With the U.S. Senate poised to vote on legislation allowing states to require online and other out-of-state merchants to collect and remit sales and use taxes on products and services they sell, companies need to stay alert to potential tax compliance requirements under the proposed law, according to the State and Local Tax practice of KPMG LLP, the audit, tax and advisory firm.
“Should the bill become law, large Internet retailers and other ‘remote sellers,’ such as catalog retailers, would be called on to collect and remit sales and use taxes for an estimated 9,600 state and local taxing authorities throughout the nation, creating potential new tax compliance requirements for businesses,” said Harley Duncan, managing director and state and local tax leader in KPMG’s Washington National Tax practice.
Known as the Marketplace Fairness Act of 2013, the bill allows states to require large Internet retailers and remote sellers in both the consumer and business-to-business areas – with annual remote sales of over $1 million nationally – to collect sales and use taxes and send the revenue to the appropriate location. The Act would also require states to take steps to simplify their sales tax systems. States would need to provide sellers with taxability and exemption information, as well as free software that calculates transaction-level tax, files sales and use tax returns, and is regularly updated to reflect tax rate changes.
“While it’s unclear how states would satisfy their requirements, what is certain is that the bill would call for more sellers to comply with more jurisdictions’ sales and use tax laws,” Duncan added. “Companies that may be affected by the potential new law need to pay close attention to the legislation and new obligations that may be imposed on them.”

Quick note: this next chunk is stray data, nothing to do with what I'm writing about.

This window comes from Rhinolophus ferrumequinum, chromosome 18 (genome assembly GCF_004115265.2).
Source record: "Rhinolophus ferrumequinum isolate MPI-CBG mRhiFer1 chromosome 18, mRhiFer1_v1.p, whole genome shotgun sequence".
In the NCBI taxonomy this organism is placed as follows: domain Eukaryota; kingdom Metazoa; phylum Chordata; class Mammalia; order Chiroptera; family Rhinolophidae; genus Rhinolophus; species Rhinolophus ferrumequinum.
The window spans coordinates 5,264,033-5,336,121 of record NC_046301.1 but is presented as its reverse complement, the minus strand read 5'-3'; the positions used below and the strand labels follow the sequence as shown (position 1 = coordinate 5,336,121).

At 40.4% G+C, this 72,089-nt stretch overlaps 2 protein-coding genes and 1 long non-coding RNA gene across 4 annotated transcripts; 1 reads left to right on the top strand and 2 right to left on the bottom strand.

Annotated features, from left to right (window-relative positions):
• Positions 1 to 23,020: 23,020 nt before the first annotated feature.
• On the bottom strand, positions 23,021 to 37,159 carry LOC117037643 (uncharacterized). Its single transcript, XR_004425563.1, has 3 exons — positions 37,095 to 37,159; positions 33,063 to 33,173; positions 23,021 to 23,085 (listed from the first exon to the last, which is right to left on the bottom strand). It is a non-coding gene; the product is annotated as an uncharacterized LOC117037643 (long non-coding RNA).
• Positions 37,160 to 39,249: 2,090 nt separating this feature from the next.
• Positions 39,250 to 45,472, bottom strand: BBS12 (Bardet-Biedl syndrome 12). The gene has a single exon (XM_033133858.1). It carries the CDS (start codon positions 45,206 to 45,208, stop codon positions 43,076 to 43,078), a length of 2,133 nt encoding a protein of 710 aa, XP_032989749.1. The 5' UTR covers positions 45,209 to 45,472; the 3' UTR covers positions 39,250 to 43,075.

Among potential compliance requirements for companies, according to KPMG, will be:
keeping track of business registration requirements in tax jurisdictions where the company conducts sales of goods and services,
determining whether such goods or services are properly classified as “taxable” or “exempt,”
monitoring state and local tax rates for changes,
collecting and remitting the proper amount of tax in a timely manner, and
maintaining records necessary to demonstrate compliance in the event of an audit.
The legislation, if passed, would allow the states to avoid a 1992 Supreme Court decision – made in the early days of the commercial Internet – that ruled that a state could not force a retailer to collect sales tax unless the retailer had physical presence, such as a store or warehouse, in the state. If the Senate approves the bill, it would then need to go to the U.S. House of Representatives for further action.
“The bill currently under consideration is the most recent attempt by states to adapt taxation to the evolving world of Internet commerce,” said Duncan. “Regardless of the outcome, businesses’ information gathering and compliance requirements will continue to evolve as well.”
For commentary from Harley Duncan on the Marketplace Fairness Act of 2013 and the potential tax compliance requirements associated with it, please contact Robert Nihen at 201-307-8296 or Bridget Carroll at 201-505-6501.
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Contact: Robert Nihen/Bridget Carroll